Nigeria: Long Road to Freedom

Mar 08, 2019

By Jude Atupulazi

In the aftermath of the 2003 governorship election in Anambra State, with a certain Dr Chris Ngige being declared the winner of that election by the Independent National Electoral Commission, INEC, the presumed winner of that election, also a certain Mr Peter Obi, had decided to challenge the loss of his mandate in court. Though everybody, including the goats, chicken and perhaps cows, which were in the state then, knew that Obi won the election, Obi's decision to challenge the result in court had been laughed at. To many, it was a grand waste of time by a man who seemed not to understand the power of incumbency, especially when that power was backed by a ruthless godfather.

But Obi had refused to be undaunted as he tenaciously pursued his mandate which he was sure was stolen. One year passed; the second year also came and passed, but the matter was still in court; the tribunal to be precise. While Obi used his personal resources to pursue his mandate, Ngige used government funds to defend his victory.

At this time, Ngige, a clever man, had been steadily warming his way into the hearts of the people. Coming at a time when the salaries of civil servants, especially teachers, were owed, he became an instant hero by offsetting them. He also started constructing roads, forcing people to declare that they didn't know there was money in government.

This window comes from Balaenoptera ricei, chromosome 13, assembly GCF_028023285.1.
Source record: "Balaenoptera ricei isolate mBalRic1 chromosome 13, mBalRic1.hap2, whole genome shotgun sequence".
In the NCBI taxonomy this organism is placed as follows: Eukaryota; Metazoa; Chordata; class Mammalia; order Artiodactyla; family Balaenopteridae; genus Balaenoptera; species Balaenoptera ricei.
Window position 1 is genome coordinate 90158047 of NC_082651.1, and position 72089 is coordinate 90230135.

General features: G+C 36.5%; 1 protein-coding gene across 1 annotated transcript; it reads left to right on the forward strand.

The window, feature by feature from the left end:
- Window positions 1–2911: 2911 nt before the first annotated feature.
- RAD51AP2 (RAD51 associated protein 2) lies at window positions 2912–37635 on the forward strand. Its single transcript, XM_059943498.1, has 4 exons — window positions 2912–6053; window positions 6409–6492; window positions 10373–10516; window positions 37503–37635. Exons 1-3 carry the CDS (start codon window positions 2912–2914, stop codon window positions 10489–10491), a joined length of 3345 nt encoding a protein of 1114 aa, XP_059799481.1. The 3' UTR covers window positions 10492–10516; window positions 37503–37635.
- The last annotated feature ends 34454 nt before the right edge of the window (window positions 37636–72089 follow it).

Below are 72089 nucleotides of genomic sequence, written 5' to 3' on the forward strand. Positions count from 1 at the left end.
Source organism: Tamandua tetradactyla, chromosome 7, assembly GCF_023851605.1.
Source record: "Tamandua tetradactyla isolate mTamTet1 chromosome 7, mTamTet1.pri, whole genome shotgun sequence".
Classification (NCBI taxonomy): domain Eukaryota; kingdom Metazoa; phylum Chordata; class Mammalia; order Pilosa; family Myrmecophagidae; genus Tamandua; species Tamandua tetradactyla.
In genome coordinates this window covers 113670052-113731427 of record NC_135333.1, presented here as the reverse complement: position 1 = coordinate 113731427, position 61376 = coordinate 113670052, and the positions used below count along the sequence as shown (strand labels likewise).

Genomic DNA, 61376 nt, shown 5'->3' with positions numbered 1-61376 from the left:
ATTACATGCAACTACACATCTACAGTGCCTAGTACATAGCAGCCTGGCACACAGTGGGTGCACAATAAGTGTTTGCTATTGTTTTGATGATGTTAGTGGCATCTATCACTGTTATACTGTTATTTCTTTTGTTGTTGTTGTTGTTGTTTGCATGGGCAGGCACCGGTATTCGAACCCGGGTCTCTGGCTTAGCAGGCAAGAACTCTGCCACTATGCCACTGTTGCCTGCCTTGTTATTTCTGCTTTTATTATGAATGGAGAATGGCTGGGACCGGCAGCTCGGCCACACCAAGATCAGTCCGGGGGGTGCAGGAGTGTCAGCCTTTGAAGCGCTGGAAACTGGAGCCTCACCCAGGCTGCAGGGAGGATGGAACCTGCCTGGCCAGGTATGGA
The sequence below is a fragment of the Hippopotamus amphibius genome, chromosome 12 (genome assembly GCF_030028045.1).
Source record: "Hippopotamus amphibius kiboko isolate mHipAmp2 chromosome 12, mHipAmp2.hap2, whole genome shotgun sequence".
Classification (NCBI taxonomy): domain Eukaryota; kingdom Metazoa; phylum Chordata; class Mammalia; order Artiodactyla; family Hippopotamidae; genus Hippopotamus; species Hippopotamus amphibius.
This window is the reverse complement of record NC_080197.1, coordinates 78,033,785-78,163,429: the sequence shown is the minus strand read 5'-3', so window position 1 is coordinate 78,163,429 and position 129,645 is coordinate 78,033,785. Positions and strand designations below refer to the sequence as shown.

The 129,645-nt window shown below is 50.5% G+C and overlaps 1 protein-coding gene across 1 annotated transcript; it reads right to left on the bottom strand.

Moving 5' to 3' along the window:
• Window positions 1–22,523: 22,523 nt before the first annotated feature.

At this time too, many people were beginning to forget that the governorship of Anambra State was still in contention in court. Those who knew, pitied Obi. Some led delegations to his house to plead with him to see ''reason'' and forget the matter, especially as the man who took his seat was doing well. Some of the groups who pleaded with him at one point or the other included the traditional rulers, town union heads and the Church. In fact, a Catholic bishop once told Journalists in Nnewi that Ngige's election was a happy mistake, meaning that Obi should forget it since the usurper of his mandate was seemingly doing well. Even some of Obi's closest allies had left him by this time, including the national chairman of his party then, Chief Chekwas Okorie. At a visit to Ngige at the Governor's Lodge, Okorie had urged Obi to let go or else he would be on his own! All these people predicated their stand on the fact that no sitting governor had ever been toppled in court in the history of the nation up to that point.